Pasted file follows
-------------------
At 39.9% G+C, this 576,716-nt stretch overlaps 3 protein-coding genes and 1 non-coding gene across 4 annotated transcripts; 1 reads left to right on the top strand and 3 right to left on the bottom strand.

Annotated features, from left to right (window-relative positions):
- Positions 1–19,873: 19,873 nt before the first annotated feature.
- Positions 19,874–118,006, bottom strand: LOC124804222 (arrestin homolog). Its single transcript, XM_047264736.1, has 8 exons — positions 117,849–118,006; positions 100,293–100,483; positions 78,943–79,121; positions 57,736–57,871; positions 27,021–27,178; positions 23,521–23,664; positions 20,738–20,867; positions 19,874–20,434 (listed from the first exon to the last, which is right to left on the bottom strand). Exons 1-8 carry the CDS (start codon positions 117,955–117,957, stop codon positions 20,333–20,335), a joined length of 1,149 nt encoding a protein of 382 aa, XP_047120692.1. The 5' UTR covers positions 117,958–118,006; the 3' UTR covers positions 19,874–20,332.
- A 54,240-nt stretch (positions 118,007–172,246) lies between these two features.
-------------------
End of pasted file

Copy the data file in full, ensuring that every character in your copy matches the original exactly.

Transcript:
At 39.9% G+C, this 576,716-nt stretch overlaps 3 protein-coding genes and 1 non-coding gene across 4 annotated transcripts; 1 reads left to right on the top strand and 3 right to left on the bottom strand.

Annotated features, from left to right (window-relative positions):
- Positions 1–19,873: 19,873 nt before the first annotated feature.
- Positions 19,874–118,006, bottom strand: LOC124804222 (arrestin homolog). Its single transcript, XM_047264736.1, has 8 exons — positions 117,849–118,006; positions 100,293–100,483; positions 78,943–79,121; positions 57,736–57,871; positions 27,021–27,178; positions 23,521–23,664; positions 20,738–20,867; positions 19,874–20,434 (listed from the first exon to the last, which is right to left on the bottom strand). Exons 1-8 carry the CDS (start codon positions 117,955–117,957, stop codon positions 20,333–20,335), a joined length of 1,149 nt encoding a protein of 382 aa, XP_047120692.1. The 5' UTR covers positions 117,958–118,006; the 3' UTR covers positions 19,874–20,332.
- A 54,240-nt stretch (positions 118,007–172,246) lies between these two features.